Introduction of Seed
- The seed is a ripened ovule developed after fertilization.
- It consists of an embryo and reserve food surrounded by seed coat.
- The food may be stored in the cotyledons of embryo in non-endospermic or ex-albuminous seeds (e.g.pea, grams, bean) or in a special tissue of seed, called endosperm in endospermic or albuminous seed (e.g. castor, maize).
Structure of Dicotyledonous Seed (Gram)
- The seed is covered by two distinct layers of seed coats, testa and tegmen.
- Testa is the outer seed coat which is smooth, thick, impermeable and may be coloured.
- Tegmen is the inner seed coat which is a thin membranous and hyaline.
- The seed coats provide necessary protection to the embryo.
- The seed coat contains a narrow elongated scar representing the point of attachment of seed to its stalk.
- It is called hilum.
- At one end of hilum is found a minute pore, known as micropyle.
- The opposite end of hilum is continued into a narrow ridge which is called raphe.
- Inner to the seed coats is embryo.
- A typical dicot embryo consists of a short axis with two cotyledons.
- The cotyledons are attached laterally to the embryonal axis.
- The portion of the axis lying outside the cotyledons, bent inward and directed towards the micropyle is the radicle.
- The other portion of the axis lying in between the two cotyledons is the plumule.
- On germination of the radicle gives rise to the root and the plumule to the shoot.
- The cotyledons store up food materials.
- The region of embryo axis between the radicle and its point of attachment to the cotyledon is called hypocotyl.
- Similarly the region of embryo axis between the plumule and its point of attachment is called the epicotyl.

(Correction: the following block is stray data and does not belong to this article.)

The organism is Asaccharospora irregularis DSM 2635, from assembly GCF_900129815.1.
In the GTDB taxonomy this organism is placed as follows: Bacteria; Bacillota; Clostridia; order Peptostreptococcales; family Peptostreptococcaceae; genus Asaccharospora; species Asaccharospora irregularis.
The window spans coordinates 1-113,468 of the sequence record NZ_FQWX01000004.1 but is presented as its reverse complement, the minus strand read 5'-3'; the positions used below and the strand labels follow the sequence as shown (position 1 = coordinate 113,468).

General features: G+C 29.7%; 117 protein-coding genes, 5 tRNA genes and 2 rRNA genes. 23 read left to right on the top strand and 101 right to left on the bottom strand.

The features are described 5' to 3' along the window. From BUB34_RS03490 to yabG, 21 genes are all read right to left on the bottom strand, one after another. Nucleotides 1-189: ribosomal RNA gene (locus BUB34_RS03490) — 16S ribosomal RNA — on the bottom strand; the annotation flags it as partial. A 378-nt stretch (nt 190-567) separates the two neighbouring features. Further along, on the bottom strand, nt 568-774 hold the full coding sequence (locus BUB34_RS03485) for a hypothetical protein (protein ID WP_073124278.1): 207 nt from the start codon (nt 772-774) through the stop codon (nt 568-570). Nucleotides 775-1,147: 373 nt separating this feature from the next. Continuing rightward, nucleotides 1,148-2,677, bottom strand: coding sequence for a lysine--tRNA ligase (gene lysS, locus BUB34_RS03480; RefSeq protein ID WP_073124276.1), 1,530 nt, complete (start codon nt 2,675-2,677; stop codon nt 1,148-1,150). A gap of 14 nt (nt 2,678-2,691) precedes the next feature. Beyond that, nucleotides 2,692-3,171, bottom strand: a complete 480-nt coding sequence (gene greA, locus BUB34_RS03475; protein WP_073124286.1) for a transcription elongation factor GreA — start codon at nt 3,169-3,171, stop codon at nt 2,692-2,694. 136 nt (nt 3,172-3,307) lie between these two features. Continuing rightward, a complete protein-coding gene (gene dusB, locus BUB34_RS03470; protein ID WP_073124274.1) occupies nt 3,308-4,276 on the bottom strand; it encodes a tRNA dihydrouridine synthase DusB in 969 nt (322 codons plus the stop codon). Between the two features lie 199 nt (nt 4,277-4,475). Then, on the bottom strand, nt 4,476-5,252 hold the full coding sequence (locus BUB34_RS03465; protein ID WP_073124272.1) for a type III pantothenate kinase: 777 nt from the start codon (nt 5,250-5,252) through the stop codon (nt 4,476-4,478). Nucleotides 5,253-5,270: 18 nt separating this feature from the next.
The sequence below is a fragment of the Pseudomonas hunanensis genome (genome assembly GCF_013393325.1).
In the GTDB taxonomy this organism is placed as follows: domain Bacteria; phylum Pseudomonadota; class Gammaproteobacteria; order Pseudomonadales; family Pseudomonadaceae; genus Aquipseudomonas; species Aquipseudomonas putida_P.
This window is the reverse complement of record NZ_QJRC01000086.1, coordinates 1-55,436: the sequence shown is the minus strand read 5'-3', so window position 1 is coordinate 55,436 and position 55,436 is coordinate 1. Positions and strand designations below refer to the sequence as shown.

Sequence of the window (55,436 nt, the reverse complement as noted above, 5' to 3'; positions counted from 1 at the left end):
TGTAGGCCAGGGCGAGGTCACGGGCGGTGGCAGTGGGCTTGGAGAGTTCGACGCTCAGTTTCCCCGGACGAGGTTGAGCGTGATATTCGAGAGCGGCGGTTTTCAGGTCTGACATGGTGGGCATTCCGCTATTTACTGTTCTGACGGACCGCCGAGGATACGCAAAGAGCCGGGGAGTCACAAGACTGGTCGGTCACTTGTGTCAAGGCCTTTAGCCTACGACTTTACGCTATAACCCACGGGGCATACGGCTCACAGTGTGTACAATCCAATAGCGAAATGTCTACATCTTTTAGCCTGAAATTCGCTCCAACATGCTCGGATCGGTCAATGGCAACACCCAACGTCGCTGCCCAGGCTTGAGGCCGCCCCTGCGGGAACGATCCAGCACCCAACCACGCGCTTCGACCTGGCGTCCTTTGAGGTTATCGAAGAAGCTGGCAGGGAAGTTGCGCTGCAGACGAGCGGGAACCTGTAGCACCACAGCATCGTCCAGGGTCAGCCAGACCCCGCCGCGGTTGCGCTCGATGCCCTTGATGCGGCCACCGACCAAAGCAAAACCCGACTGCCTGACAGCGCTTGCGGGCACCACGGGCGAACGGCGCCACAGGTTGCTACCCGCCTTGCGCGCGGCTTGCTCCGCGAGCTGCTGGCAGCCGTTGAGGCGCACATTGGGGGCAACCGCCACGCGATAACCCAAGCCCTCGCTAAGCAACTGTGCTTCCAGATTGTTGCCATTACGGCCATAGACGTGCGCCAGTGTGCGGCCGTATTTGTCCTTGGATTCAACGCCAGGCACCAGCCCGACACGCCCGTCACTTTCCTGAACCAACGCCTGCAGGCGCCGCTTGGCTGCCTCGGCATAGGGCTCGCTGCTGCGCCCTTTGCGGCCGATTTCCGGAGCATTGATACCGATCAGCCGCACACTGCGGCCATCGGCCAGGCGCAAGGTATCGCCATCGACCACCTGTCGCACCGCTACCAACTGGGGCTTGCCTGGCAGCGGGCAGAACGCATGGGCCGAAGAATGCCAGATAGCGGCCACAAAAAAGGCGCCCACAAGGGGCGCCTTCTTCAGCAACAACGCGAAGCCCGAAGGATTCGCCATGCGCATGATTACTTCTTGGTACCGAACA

Structure of Monocotyledonous Seed (Maize)
- A maize grain is a single seeded fruit called caryopsis.
- The seed coat and the wall of the fruit are fused together to form a thin layer around the whole grain.
- The seed coat surrounds the endosperm and the embryo.
- In longitudinal section, the grain shows two unequal portions separated by a definite epithelium.
- Endosperm is the bigger portion occupying the major portion of the seed which stores starch, protein and oil.
- The endosperm is externally surrounded by a portion sheath called aleurone.
- The smaller portion is the embryo which lies on one side of the grain in a distinctly marked area.
- The embryo consists of one shield shaped cotyledon, known as scutellum and a short axis.
- The upper portion of the axis with minute leaves is called plumule and the lower end is called the radicle.
- The plumule is covered by a protective sheath, the coleoptile whereas the radicle has two protective sheaths
- The inner sheath is root cap and the outer sheath is known as coleorhiza.
- On germination the radicle gives rise to the root and the plumule to the shoot.
Image source: meritnation
Seed and its structure